Foreign sales and translations don’t always go with the sale of the book. Foreign sales can involve selling the American edition “as is” (in Canada, for example) or it can mean selling the rights to publish another edition in English or translations into other languages. Here again, sales are handled by the publisher or agent, depending on whether these rights were part of the publisher’s contract. It is desirable to go with the publisher if they have staff whose only job is to handle these rights, or if they have an international foreign rights department. When the agent has reserved these rights for the author and arranges the sale, the author then gets all of the money instead of giving the publisher a split.
The license for the publication of foreign editions is usually granted for a particular period of time, usually a number of years. When the license expires, it can be renewed by your publisher or agent in your behalf.
Publishers feel entitled to a share of your film rights because they believe their publication of your book greatly enhances the chances of the sale; this despite the fact that publisher will be benefiting directly from increased book sales once the movie is out.
Publishers also buy novelization rights to screenplays, which can then go on to become bestsellers. Either way, book into movie or movie into book, the tie-in enhances the sales in each media.
With the decline of the networks’ power and the proliferation of cable companies and independent producers, more and more original movies are being made expressly for TV. This requires a supply of material—good news to the writer. But you should realize that film sales from books are still a long shot.
Theatrical films (to be released in movie theaters) are the longest shot of all, since over 100 movies are made yearly, and many of these come from original screenplays, not derived from book material. Of those books optioned, dismally few get produced as movies, even among those on the best-seller lists.
The very best time to market film rights is after the book is sold but prior to its publication—that’s when it’s hottest to the movie people. After publication, it loses its appeal unless the book goes on to best-sellerdom or receives great reviews, which greatly enhances interest.
Film rights sales start out as an option. The author is paid a certain amount of cash for allowing the movie people a certain amount of time to line up the movie’s production. Usually the time frame is for six to twelve months and the cash starts in the higher five figures on up, but I know of at least one four-figure deal, and one option purchased with no cash at all., (This is a bad deal for the author. If the option falls through the author will have nothing in return for withdrawing his property from the other film markets.)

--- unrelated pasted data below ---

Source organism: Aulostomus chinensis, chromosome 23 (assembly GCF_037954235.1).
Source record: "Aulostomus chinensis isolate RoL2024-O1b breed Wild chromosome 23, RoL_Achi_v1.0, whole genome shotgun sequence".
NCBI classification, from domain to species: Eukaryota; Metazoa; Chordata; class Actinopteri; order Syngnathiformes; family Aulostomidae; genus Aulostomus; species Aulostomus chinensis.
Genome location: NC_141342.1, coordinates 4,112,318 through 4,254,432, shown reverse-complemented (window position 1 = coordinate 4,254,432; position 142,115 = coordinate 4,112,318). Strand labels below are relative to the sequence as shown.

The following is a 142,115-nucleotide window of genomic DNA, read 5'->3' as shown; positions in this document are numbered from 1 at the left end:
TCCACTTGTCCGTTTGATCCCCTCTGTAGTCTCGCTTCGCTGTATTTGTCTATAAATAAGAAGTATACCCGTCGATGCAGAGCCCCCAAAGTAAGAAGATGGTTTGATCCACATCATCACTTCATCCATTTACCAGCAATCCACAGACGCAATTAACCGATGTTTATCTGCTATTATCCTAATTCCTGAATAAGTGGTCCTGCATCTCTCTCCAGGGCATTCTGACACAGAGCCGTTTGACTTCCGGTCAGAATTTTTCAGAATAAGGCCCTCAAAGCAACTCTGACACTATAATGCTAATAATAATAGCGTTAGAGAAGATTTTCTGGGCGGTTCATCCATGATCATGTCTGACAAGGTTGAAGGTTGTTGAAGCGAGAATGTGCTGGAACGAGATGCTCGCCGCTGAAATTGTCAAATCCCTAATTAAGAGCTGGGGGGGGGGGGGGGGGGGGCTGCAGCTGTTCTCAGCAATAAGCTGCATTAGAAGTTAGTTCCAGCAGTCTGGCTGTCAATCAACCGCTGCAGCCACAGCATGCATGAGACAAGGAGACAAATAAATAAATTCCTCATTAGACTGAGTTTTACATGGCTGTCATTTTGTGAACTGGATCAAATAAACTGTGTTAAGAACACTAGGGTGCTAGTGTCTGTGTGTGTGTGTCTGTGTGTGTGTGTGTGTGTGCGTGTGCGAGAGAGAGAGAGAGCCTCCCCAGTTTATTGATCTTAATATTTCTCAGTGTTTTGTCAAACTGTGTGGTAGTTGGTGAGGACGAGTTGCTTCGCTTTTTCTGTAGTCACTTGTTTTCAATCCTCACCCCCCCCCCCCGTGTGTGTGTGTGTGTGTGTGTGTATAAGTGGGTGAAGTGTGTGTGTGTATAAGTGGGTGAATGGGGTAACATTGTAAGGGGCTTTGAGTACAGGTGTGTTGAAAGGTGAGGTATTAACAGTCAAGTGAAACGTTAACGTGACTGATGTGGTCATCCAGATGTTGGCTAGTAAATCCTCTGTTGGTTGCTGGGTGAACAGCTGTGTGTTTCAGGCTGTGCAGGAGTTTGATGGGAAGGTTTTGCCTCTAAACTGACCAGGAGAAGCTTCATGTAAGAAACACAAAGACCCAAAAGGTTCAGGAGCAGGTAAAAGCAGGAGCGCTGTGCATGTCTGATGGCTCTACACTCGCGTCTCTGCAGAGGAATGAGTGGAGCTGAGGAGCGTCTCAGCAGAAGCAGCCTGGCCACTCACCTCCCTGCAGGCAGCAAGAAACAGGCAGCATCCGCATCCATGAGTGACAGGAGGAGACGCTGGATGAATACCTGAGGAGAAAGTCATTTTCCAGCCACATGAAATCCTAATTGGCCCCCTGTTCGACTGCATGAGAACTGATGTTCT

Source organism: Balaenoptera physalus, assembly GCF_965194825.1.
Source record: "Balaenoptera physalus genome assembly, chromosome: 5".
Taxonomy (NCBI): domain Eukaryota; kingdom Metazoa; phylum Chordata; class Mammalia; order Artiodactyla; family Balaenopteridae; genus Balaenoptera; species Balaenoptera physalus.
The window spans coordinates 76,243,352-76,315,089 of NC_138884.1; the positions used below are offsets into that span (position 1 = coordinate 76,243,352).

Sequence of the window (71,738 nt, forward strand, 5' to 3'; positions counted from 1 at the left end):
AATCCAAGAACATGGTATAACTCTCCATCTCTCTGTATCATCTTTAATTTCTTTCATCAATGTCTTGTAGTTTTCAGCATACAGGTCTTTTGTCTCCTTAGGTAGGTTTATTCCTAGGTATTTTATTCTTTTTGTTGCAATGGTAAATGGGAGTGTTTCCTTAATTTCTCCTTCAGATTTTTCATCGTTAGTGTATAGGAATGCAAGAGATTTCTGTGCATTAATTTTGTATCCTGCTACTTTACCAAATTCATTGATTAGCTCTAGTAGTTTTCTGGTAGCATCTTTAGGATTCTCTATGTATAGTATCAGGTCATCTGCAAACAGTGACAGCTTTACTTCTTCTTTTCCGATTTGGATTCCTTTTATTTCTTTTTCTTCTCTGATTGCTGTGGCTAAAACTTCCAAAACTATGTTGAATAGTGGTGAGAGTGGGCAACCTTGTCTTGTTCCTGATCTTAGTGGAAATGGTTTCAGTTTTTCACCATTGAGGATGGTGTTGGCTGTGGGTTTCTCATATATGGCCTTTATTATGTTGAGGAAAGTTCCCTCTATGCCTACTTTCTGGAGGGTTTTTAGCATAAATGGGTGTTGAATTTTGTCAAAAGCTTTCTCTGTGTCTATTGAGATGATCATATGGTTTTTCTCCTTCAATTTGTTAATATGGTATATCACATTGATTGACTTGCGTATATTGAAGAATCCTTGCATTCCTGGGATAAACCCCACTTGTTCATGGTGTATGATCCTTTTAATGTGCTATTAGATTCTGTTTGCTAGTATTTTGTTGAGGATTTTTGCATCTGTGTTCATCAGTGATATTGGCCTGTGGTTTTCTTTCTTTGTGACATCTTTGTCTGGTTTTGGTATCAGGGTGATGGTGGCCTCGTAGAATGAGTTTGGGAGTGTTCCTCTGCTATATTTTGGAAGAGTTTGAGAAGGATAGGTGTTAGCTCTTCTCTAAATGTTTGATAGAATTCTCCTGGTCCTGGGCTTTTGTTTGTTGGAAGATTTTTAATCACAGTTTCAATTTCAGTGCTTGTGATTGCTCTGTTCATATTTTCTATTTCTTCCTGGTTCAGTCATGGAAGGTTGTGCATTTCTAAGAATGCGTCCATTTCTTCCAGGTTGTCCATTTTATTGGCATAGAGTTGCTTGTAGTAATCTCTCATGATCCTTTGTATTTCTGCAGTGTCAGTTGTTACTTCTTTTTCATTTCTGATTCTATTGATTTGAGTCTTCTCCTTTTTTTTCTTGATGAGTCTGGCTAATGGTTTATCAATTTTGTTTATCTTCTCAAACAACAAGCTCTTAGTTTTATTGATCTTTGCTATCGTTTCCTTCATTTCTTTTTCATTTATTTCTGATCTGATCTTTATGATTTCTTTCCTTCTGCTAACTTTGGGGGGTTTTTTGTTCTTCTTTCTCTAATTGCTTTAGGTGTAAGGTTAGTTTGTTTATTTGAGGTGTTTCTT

At the end of the option’s term it can be renewed, in which case you should receive more money, or it expires, and you are free to sell the option to someone else. If “picked up” (that is, purchased,) your option has been sold for the already-agreed-upon additional amount of money.
If you’re an author with clout, you might be able to swing a percentage of the movie’s profits as part of your deal. Usually, however, it’s in your best interest to go for as much upfront money as possible.
Two other ways you can benefit from your movie sales are Film Sequel Rights, where a second movie is based on your book, and Remake Rights, where the movie is rewritten and reshot with a different cast. Then there are Television and Cable Film Rights, TV Specials, TV Series based on your work, and Videotapes or digital Recordings for direct sale or rental.
Film rights sales should be handled by someone who specializes in this area and has access to the industry. If your literary agent doesn’t handle this herself, she will probably have a West Coast affiliate who does.
Continued on page 5, Electronic Media Rights and Other Rights
Copyright 1993, 1994, and 1998 by Barbara Doyen. All rights reserved.